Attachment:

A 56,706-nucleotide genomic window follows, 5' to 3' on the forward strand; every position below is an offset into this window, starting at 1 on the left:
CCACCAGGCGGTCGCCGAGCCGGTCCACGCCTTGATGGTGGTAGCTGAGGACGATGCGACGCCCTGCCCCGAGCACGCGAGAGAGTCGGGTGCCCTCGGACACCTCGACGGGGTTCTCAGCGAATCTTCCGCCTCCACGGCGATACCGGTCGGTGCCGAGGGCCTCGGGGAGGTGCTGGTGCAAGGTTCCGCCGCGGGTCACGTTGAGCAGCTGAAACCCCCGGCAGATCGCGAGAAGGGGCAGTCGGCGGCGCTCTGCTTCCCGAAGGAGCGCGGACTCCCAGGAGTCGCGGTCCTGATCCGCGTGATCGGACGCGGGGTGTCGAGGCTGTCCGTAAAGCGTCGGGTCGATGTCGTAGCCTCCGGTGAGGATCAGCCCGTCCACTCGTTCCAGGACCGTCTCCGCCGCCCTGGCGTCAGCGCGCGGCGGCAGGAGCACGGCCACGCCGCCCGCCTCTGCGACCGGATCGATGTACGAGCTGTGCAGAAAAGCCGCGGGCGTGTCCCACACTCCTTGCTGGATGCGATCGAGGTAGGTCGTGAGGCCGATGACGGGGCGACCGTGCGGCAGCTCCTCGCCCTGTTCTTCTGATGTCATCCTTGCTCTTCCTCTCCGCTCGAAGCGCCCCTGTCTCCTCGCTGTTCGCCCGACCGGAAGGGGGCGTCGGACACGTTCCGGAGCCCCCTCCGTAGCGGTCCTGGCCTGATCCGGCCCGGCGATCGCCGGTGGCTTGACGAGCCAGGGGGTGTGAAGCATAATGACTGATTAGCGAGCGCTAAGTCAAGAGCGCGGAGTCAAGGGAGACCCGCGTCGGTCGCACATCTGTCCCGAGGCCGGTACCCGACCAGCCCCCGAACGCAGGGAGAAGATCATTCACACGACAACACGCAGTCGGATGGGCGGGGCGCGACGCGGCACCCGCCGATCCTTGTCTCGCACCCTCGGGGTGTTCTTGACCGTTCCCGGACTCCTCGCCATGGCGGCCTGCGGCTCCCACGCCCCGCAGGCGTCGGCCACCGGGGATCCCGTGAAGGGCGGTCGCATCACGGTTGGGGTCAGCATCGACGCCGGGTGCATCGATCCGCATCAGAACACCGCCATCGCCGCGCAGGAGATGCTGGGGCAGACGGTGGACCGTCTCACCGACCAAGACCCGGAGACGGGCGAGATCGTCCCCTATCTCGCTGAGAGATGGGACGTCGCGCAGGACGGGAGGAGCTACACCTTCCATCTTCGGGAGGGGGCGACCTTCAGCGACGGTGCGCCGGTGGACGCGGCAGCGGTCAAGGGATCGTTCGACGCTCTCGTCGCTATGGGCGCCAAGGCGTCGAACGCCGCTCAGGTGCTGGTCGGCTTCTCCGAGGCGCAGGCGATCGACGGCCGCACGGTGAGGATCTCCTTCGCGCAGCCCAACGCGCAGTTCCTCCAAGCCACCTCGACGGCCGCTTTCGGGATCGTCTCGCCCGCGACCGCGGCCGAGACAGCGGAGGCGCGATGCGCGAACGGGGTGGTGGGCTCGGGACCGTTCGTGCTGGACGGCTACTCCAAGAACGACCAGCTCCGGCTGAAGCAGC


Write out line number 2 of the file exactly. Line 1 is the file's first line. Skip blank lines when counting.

CCACCAGGCGGTCGCCGAGCCGGTCCACGCCTTGATGGTGGTAGCTGAGGACGATGCGACGCCCTGCCCCGAGCACGCGAGAGAGTCGGGTGCCCTCGGACACCTCGACGGGGTTCTCAGCGAATCTTCCGCCTCCACGGCGATACCGGTCGGTGCCGAGGGCCTCGGGGAGGTGCTGGTGCAAGGTTCCGCCGCGGGTCACGTTGAGCAGCTGAAACCCCCGGCAGATCGCGAGAAGGGGCAGTCGGCGGCGCTCTGCTTCCCGAAGGAGCGCGGACTCCCAGGAGTCGCGGTCCTGATCCGCGTGATCGGACGCGGGGTGTCGAGGCTGTCCGTAAAGCGTCGGGTCGATGTCGTAGCCTCCGGTGAGGATCAGCCCGTCCACTCGTTCCAGGACCGTCTCCGCCGCCCTGGCGTCAGCGCGCGGCGGCAGGAGCACGGCCACGCCGCCCGCCTCTGCGACCGGATCGATGTACGAGCTGTGCAGAAAAGCCGCGGGCGTGTCCCACACTCCTTGCTGGATGCGATCGAGGTAGGTCGTGAGGCCGATGACGGGGCGACCGTGCGGCAGCTCCTCGCCCTGTTCTTCTGATGTCATCCTTGCTCTTCCTCTCCGCTCGAAGCGCCCCTGTCTCCTCGCTGTTCGCCCGACCGGAAGGGGGCGTCGGACACGTTCCGGAGCCCCCTCCGTAGCGGTCCTGGCCTGATCCGGCCCGGCGATCGCCGGTGGCTTGACGAGCCAGGGGGTGTGAAGCATAATGACTGATTAGCGAGCGCTAAGTCAAGAGCGCGGAGTCAAGGGAGACCCGCGTCGGTCGCACATCTGTCCCGAGGCCGGTACCCGACCAGCCCCCGAACGCAGGGAGAAGATCATTCACACGACAACACGCAGTCGGATGGGCGGGGCGCGACGCGGCACCCGCCGATCCTTGTCTCGCACCCTCGGGGTGTTCTTGACCGTTCCCGGACTCCTCGCCATGGCGGCCTGCGGCTCCCACGCCCCGCAGGCGTCGGCCACCGGGGATCCCGTGAAGGGCGGTCGCATCACGGTTGGGGTCAGCATCGACGCCGGGTGCATCGATCCGCATCAGAACACCGCCATCGCCGCGCAGGAGATGCTGGGGCAGACGGTGGACCGTCTCACCGACCAAGACCCGGAGACGGGCGAGATCGTCCCCTATCTCGCTGAGAGATGGGACGTCGCGCAGGACGGGAGGAGCTACACCTTCCATCTTCGGGAGGGGGCGACCTTCAGCGACGGTGCGCCGGTGGACGCGGCAGCGGTCAAGGGATCGTTCGACGCTCTCGTCGCTATGGGCGCCAAGGCGTCGAACGCCGCTCAGGTGCTGGTCGGCTTCTCCGAGGCGCAGGCGATCGACGGCCGCACGGTGAGGATCTCCTTCGCGCAGCCCAACGCGCAGTTCCTCCAAGCCACCTCGACGGCCGCTTTCGGGATCGTCTCGCCCGCGACCGCGGCCGAGACAGCGGAGGCGCGATGCGCGAACGGGGTGGTGGGCTCGGGACCGTTCGTGCTGGACGGCTACTCCAAGAACGACCAGCTCCGGCTGAAGCAGC